Furthermore, the color display apparatus according to the present embodiment is configured to use the color wheel 1250 as the means for changing over the colors of an illumination light 1170. It is also possible to use, in place of the color wheel 1250, a rotation wheel in which a plurality of wavelength selection polarization elements is arranged. Note that the plurality of wavelength selection polarization elements is a plurality of polarization elements with which the wavelengths of light to act are different. It is possible to generate a color sequential illumination light 1170 as a result of the rotation wheel rotating, as in the case of the color wheel 1250.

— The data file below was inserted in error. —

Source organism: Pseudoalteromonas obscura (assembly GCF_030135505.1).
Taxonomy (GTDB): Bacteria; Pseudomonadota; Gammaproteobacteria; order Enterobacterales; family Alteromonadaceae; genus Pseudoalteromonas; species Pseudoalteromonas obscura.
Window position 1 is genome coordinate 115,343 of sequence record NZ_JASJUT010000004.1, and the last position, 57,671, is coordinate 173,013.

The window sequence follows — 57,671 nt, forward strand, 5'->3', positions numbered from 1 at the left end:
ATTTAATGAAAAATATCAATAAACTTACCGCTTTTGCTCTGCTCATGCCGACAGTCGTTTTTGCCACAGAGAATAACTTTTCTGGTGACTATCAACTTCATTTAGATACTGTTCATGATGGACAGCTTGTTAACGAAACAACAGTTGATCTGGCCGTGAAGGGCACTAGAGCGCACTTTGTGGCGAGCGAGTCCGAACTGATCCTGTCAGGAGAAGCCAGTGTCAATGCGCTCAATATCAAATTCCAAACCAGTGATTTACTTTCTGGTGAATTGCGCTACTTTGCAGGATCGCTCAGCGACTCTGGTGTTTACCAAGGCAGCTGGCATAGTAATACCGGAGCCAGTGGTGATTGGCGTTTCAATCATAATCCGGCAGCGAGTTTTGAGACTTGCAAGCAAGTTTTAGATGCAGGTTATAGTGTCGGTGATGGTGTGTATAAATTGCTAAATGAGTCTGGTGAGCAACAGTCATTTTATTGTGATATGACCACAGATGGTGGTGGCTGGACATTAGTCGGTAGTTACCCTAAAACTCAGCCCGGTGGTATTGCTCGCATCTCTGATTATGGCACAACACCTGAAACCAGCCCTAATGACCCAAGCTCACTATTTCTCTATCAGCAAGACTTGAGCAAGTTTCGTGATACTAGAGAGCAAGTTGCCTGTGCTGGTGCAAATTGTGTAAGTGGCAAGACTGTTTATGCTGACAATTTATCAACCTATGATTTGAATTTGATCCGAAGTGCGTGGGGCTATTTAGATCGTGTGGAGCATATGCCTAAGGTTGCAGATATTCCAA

Additionally, the changeover of the colors of the illumination light 1170 can also be carried out by using a plurality of solid state light sources 2010 r, 2010 g, and 2010 b, which possess different wavelengths of emission lights, as shown in FIG. 21. The solid-state light sources 2010 r, 2010 g, and 2010 b are light sources (e.g. semiconductor light sources) emitting the lights of the wavelengths of R, G, and B, respectively, and the emission of the individual light sources are changed over in sequence, and thereby the generation of a color sequential illumination light 1170 is enabled. Such a configuration eliminates the need for motor 1290 used for rotating the color wheel 1250 and the motor controller 1300 used for controlling the rotation of the motor 1290. Instead, the configuration is equipped with a light source controller 2020 used for changing over the emission of the individual of the plurality of solid state light sources in sequence, in place of the light source controller 1310 used for controlling the white light source 1220, associated with equipping the plurality of solid state light sources in place of the white light source 1220 as the light source. In this case, the light source controller 2020 controls the emission of each solid state light source in accordance with the SLM controller 1280 controlling the SLM 1120, thereby generating the color sequential illumination light 1170. Note that the plurality of solid state light sources may adopt, for example, a plurality of light emitting diode (LED) light sources or a plurality of laser light sources. When adopting the LED light source or laser light source for a light source as described above, the period for switching the emission is shortened and therefore the period (i.e., a transition period) for changing over the colors of the illumination light is also shortened, and the period in which a mixture of colors is generated is also shortened. The LED light source and laser light source, however, each possess a higher level of brightness immediately after the emission, thus generating a change in brightness in terms of the emission time. Consequently, if there is a change in the brightness even in a short period of time, color balance will be lost. Accordingly, in the case of applying the LED light source or laser light source as the light source, the applying of the above described modulation control according to the present embodiment enables a control so as to reduce the light volume of the modulation light (i.e., the reflection light) to a minimum, or to nearly zero, by means of the micromirror 1630, during a period in which the colors of the illumination light are changed over, thereby making it possible to display a fine video image.